This story contains spoilers for the film Spiral: From the Book of Saw.
Saw, that undying paean to torture porn, finally started running out of stamina when its eighth—eighth!—entry hit theaters in 2017. The once-popular Lionsgate series had gotten predictable; the death traps were rusty, the box-office returns waning. Even B-listers hadn’t joined the cast in years. It needed a new star and a new purpose.
As it turned out, the studio could kill two birds with one Chris Rock. Joe Drake, a Lionsgate executive, says he bumped into Rock at a wedding, where the comedian lobbied “in chilling detail” for a reimagined take on the franchise. Rock would star as a detective chasing a serial killer known as “Spiral,” who targets only corrupt cops. Whereas the original villain, Jigsaw, hunted an array of prey, this copycat would focus on weeding out the “bad apples” of law enforcement. “We were all in,” Drake gushed in 2019. “Chris conceived this idea, and it will be completely reverential to the legacy of the material while reinvigorating the brand with his wit, creative vision, and passion.”
It’s easy to see why Drake would think so. As the recent era of “elevated horror” films proves, the genre can offer much more than cheap scares. Even the Saw movies have tackled weighty subjects: Saw VI used its grisly games to make a point about the greed of the American health-care system. Despite being made before last year’s resurgence of the Black Lives Matter movement and protests against police brutality, Spiral speaks to the ongoing push to hold law enforcement responsible for alleged abuses. Its hero is keenly aware of the unpunished crimes committed by his own precinct. “It seems very timely,” Rock said in an interview about Spiral. “To say ‘luck’ would be a weird thing. But sometimes the stars just align.”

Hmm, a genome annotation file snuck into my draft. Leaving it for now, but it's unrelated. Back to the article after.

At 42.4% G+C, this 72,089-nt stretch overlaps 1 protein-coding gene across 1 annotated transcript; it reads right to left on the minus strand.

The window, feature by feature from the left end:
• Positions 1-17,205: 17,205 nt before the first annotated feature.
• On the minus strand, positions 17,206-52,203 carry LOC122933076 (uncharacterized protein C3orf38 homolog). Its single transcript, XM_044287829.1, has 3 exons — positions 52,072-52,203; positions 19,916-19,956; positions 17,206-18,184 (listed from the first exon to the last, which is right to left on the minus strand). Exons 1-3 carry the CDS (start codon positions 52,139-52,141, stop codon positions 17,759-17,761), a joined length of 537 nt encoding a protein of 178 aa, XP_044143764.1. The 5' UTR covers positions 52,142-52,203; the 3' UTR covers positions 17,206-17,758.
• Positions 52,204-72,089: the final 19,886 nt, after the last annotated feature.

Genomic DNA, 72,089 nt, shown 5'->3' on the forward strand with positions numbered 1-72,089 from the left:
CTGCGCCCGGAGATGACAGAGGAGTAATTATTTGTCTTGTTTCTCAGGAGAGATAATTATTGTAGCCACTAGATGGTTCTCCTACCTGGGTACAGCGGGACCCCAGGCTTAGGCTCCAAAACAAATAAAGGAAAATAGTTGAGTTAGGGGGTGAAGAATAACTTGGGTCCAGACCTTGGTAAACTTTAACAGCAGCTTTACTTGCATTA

If only that were the case. Even with Rock’s star power and influence as an executive producer, Spiral: From the Book of Saw is a mess, like a pile of dismembered ideas wearing the skin of social justice. The movie never figures out whether to approach the topic of police reform seriously or satirically. Rather than using the genre to illuminate uncomfortable truths about policing, Spiral only gestures at “wokeness” for the sake of relevance.
The problem begins with the film’s failure to land on a clear perspective about its hero. Spiral follows Zeke (played by Rock), an officer trying to live up to the legacy of his father, a former police chief named Marcus (Samuel L. Jackson), while dealing with a precinct that hates him because he turned in his old partner for being a dirty cop. The script characterizes Zeke as somehow both jaded and idealistic, alternating between humorless scenes and ones that play like stand-up sets; at times, Rock looks befuddled to find himself plopped into the middle of the Saw universe. It doesn’t help that his idea of dramatic acting seems to be squinting as hard as possible, or that, when sharing the screen with Jackson, Rock is all seriousness while Jackson plays his part with knowing amusement, as if he’d just spotted some snakes on a plane.